Thursday, May 21, 2009

World's Smallest Cat

Meet Mr. Peebles, the world's smallest cat according to the Guinness Book of World Records. Mr. Peebles was rescued by a veterinarian from a barn cat life in Tazewell County, Illinois. She took him back to her clinic and Mr. Peebles has taken up residence there.
The cat weighs 3.1 pounds and is 6.1 inches tall and measures 19.2 inches from his nose to the tip of his tail.

Wednesday, May 20, 2009

Nature's Checks and Balances In Old Age

Have you ever noticed that nature seems to have a system of checks and balances? This seems especially true as we grow older.

I find it difficult to contort my body into the unnatural positions needed to shave my legs. However, since my eyesight isn't what it used to be, I rarely notice.

My hearing isn't as sharp as it used to be. Good thing. I'm less embarrassed by the odd sounds emitted from my body.

I can't walk as far as I once did. Doesn't matter. I've seen it all anyway.

We lose friends and family and no longer need the time spent with them. This gives us time to concentrate on our own frailties.

I finally recognise and accept my character flaws. But it's okay. I can blame them on old age.

Tuesday, May 12, 2009

Surviving the Great Depression Per Ron Gibbs

When I knew Ron Gibbs, we were both working for Scantom's in Rochester. Scrantom's was an old established business in Rochester. Ron was working there during the Great Depression. Both Ron and Mr. Brauer, the owner, liked to tell that Scrantom's survived the depression by Ron's ability to repair fountain pens.

Unfortunately, Scrantom's could not survive Office Depot and Staples.

Early Basketball: Another Ron Gibbs Story

Ron Gibbs, a co-worker and friend, was born around the turn of the last century. He grew up in Andover, a community near the one where I grew up. He played on one of the first basketball teams in the area. They used an actual basket like the one pictured on the right. When they went to an away game, the players rode in the back of a delivery truck, probably like the one pictured above. Because basketball was a winter game, Ron said they used a little coal heater in the truck to keep warm.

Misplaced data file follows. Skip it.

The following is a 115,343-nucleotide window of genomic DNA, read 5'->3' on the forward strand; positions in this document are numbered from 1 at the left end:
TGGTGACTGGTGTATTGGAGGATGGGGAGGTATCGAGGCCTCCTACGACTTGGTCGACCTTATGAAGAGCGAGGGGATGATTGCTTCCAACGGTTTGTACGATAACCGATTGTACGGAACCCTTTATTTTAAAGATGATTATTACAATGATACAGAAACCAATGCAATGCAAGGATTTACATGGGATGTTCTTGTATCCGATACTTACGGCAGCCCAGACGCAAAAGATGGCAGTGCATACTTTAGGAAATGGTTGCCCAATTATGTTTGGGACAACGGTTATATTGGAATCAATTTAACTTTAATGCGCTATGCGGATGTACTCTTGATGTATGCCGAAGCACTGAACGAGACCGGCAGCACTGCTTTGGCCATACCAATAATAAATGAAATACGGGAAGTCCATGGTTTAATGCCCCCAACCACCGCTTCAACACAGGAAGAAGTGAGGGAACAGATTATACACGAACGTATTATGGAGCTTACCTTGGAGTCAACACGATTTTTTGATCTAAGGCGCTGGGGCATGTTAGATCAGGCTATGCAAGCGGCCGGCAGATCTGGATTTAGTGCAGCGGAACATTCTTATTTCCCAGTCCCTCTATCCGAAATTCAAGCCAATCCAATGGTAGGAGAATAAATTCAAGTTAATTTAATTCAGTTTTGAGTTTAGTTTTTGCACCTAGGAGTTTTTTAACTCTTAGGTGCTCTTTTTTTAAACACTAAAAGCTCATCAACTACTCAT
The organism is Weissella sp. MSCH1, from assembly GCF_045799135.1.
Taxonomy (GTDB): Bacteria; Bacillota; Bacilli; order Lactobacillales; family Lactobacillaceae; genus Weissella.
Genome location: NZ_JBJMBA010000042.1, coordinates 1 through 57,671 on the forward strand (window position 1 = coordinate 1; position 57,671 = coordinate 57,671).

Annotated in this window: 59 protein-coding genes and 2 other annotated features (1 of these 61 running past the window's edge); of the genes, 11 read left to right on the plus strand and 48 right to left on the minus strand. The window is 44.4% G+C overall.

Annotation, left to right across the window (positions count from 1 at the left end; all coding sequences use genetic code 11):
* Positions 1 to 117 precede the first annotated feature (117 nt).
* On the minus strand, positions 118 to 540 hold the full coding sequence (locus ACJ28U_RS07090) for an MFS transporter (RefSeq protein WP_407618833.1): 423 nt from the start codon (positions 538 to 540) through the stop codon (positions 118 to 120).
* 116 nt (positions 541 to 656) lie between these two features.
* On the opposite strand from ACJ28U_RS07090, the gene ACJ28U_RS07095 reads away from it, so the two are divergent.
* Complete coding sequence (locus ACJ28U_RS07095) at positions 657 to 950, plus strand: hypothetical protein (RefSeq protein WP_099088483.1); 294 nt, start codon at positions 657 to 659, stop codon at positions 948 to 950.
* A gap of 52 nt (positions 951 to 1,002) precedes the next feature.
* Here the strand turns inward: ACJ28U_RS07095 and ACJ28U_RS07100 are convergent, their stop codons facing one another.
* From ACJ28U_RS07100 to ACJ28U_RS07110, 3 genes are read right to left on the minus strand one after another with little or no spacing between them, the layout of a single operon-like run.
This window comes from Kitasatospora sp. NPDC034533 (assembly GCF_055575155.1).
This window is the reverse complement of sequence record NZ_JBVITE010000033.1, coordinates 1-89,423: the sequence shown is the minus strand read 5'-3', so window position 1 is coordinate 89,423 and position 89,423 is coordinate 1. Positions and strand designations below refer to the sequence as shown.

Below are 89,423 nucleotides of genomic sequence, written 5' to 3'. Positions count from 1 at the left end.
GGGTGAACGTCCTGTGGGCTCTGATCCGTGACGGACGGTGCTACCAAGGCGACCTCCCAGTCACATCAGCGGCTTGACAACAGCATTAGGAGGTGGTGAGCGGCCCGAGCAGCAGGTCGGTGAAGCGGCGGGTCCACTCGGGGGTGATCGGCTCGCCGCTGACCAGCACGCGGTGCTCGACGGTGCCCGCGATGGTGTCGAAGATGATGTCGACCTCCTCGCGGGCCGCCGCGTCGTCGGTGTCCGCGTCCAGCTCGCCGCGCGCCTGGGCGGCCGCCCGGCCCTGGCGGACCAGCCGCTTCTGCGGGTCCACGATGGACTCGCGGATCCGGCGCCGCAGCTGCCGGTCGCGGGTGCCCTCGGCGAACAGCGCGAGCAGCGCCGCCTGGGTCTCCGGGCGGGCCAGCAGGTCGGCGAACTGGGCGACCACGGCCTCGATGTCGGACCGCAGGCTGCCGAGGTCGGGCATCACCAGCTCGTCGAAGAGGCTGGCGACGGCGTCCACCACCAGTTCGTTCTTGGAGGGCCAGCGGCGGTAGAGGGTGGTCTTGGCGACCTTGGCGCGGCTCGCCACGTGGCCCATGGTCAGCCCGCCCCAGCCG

Can you envision Michael Jordan in those conditions?

A Ron Gibbs Story

Many years ago, I worked with a great gentleman named Ron Gibbs. Ron was a country boy who had taken a job in the "big city" of Rochester, NY sometime in the 1920s. He got a job downtown and took the trolley to work. The first morning as they approached the street where he needed to get off, the conductor called out "Gibbs". Ron said that he was both amazed and impressed that the conductor knew his name and where he was to get out. It was only a few days later that he realized that the street was named Gibbs.

Saturday, May 09, 2009

A Little Ogden Nash

It's time for some Ogden Nash and I've tried to select something that is timely.

The Wasp

by Ogden Nash

The wasp and all his numerous family

I look upon as a major calamity.

He throws open his nest with prodigality,

But I distrust his waspitality.

Thursday, May 07, 2009

Slaughterhouse 0, Cow 1

Animal lovers everywhere are rejoicing over the news of a cow that escaped a slaughterhouse in New York City. It ran through through city streets, chased by mounted police who finally captured it. However, the cow clearly won because it was turned over to an animal care agency instead of going back to the slaughterhouse. Yay!
Maybe this is the beginning of a revolution by animals. They will refuse to go to be slaughtered and we will all end up as vegetarians.

Humorist Margaret Thatcher

Columnist Cal Thomas tells the story about Margaret Thatcher taking her all male cabinet out to dinner. The waiter asks what she would like to eat and she replies "I'll have the beef."
The waiter says "What about the vegetables?" and she answers "They'll have the same."

Sunday, May 03, 2009

A Love Story

With a family as large as ours, you run into a lot of love and love stories. The love story that has left the greatest impression on me is the story of my youngest uncle, Max and his wife, Elaine. I don't remember when they first married but in my early teens and until their passings, I was very impressed by their love for each other. I always thought they were like a couple of teenagers in love, even into their 50's, 60's, 70's. Unfortunately, due to their poor health, they spent their last days apart, reunited whenever family could bring them together. Uncle Max's last words to Aunt Elaine before her death were "Well, I'll meet you at the pearly gates." He did, exactly a month later.

Saturday, May 02, 2009

Threads of Life

Out of the corner of my eye, I can see a large pile of threads. The threads all vary: some are thick, some are thin, some are colorful, some are dull, some are long, some are short. I sense that each thread is a part of my life and that they need to be woven together. But I hesitate to do anything. Will the tapestry of my life be beautiful or ugly?